Tuesday, April 15, 2008


Released as part of After Dark's 2007 Horrorfest line-up, Jim Mickle's MULBERRY STREET is a slow-burning tale centering on the residents of the eponymous street, who live in a tenement slated for gentrification. What makes the film remarkable is that is takes a rather preposterous premise and spins it into a story of surprising intensity (remember when B pics did this all the time?).

Here, the zombies are caused by a rat-borne infection (the epidemic even begins with a nod to the Italian anti-classic HELL OF THE LIVING DEAD, as a seemingly-dead rodent sinks its teeth into the first victim) that spreads quickly until Manhattan is placed under quarantine. From there we watch as the various tenants--some of whom teeter dangerously close to being stereotypes, but an interesting array of people nonetheless--deal with the slowly escalating crisis as the infected become flesh-hungry rat people. (An improbable concept, but it makes for some extremely freaky-looking creatures.)

I've said this before, but my favorite part of apocalyptic zombie films is the earliest stages of the outbreak, as the characters slowly realize that things are not normal, and it's this element that drives the bulk of MULBERRY STREET's plot. With his washed-out color palette almost completely devoid of primary hues, Mickle gradually layers on the tension; a solid enough tactic, but knowing the inevitable outcome compromises that tension somewhat. Fortunately, the excellent cast picks up the slack--yeah, there's some familiar faces (an Italian tough-guy, a single mom and her teenage son, a pair of old duffers that've lived in the building for decades), but it's the relationship between a former boxer (co-scripter Nick Damici, in a quietly powerful performance) and his combat-scarred daughter (Kim Blair, in a great non-traditional role) that really fuel the movie. Several times as I watched Blair struggle through an increasingly dangerous city to reunite with her father, I wondered if the filmmakers were fans of Brian Keene's zombie novels; there's a definite DEAD SEA/THE RISING flavor here.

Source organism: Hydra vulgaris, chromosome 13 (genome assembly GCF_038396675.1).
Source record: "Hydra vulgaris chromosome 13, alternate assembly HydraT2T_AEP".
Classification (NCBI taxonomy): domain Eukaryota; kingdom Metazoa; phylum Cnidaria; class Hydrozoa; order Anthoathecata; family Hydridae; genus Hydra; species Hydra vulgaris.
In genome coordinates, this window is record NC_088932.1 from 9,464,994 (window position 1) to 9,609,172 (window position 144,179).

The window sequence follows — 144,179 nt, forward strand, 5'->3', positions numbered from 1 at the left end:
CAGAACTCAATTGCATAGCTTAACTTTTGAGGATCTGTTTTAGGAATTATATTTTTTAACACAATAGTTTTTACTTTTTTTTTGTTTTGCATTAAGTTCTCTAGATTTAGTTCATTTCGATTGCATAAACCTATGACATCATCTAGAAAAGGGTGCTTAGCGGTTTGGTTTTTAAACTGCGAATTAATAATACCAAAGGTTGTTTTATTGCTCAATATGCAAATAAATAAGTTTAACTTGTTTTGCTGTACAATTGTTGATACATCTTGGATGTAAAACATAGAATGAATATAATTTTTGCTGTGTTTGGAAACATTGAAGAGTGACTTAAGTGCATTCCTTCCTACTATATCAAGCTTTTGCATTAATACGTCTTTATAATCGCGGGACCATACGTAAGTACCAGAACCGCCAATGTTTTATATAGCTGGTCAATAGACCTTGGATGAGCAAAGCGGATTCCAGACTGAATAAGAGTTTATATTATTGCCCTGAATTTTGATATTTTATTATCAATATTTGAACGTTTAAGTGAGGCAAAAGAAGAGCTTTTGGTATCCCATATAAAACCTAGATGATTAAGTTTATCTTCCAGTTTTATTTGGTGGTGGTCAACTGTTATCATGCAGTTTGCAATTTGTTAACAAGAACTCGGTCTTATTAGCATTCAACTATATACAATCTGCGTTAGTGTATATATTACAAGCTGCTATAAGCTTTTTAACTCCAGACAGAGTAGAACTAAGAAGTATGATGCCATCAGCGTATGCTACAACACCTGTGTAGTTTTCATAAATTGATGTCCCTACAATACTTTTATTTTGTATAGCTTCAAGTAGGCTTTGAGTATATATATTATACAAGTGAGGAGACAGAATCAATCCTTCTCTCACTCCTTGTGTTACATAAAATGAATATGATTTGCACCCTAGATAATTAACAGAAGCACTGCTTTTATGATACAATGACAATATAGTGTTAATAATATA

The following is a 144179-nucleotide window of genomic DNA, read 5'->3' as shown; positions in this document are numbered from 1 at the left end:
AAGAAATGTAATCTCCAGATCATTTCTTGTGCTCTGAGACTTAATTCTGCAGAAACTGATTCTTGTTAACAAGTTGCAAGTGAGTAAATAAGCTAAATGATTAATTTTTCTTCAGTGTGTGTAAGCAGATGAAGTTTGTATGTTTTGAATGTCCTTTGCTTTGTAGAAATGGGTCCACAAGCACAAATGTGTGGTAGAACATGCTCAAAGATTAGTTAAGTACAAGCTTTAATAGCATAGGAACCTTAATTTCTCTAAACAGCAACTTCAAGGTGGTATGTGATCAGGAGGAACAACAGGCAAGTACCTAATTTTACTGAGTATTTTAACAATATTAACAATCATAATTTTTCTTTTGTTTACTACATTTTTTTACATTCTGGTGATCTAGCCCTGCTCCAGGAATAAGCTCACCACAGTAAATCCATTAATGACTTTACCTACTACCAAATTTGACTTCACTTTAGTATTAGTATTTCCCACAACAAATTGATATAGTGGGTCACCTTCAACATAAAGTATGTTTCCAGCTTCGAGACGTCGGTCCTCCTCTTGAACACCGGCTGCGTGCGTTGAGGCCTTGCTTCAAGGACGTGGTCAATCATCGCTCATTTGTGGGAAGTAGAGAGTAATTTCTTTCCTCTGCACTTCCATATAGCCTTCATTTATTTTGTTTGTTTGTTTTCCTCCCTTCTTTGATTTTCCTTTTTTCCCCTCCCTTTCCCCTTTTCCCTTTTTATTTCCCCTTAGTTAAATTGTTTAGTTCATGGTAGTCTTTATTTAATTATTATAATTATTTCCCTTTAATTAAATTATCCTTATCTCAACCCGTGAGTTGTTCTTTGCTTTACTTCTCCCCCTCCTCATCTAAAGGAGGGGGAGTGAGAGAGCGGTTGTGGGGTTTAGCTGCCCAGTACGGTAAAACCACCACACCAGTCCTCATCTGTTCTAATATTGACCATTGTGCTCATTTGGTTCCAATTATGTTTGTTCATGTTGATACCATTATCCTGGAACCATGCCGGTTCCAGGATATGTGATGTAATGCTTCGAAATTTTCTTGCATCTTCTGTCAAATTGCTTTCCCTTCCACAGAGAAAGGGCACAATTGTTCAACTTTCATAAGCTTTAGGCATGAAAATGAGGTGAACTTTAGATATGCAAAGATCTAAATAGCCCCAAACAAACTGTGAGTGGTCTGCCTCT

Mickle sets up quite a few suspenseful moments, but he never truly taps into post-9/11 tension or paranoia, despite references to Bin Laden and terror alerts. (That may or may not have been the intent; I imagine we'll be invoking both 9/11 or Hurricane Katrina during any large-scale cinematic disaster for years to come. There is, however, a Katrina-like allusion to the lack of government response during the outbreak.) And though I cringed in anticipation of the rather predictable ending--note to the actors: when the guys in hazmat suits show up, your character's going to die--but even with this telegraphed denouement, Mickle ends on a note of unexpected tenderness and irony.

While not a genuine zombie film per se--the creatures aren't neccesarily the living dead--it still adheres to the classic undead-film formula, often to much greater effect than some legitimate zombie releases. It may not break any new ground, but MULBERRY STREET succeeds in telling a good story.

(Special thanks to Alex for the recommendation; otherwise this would've remained in the basement of my Netflix queue.)

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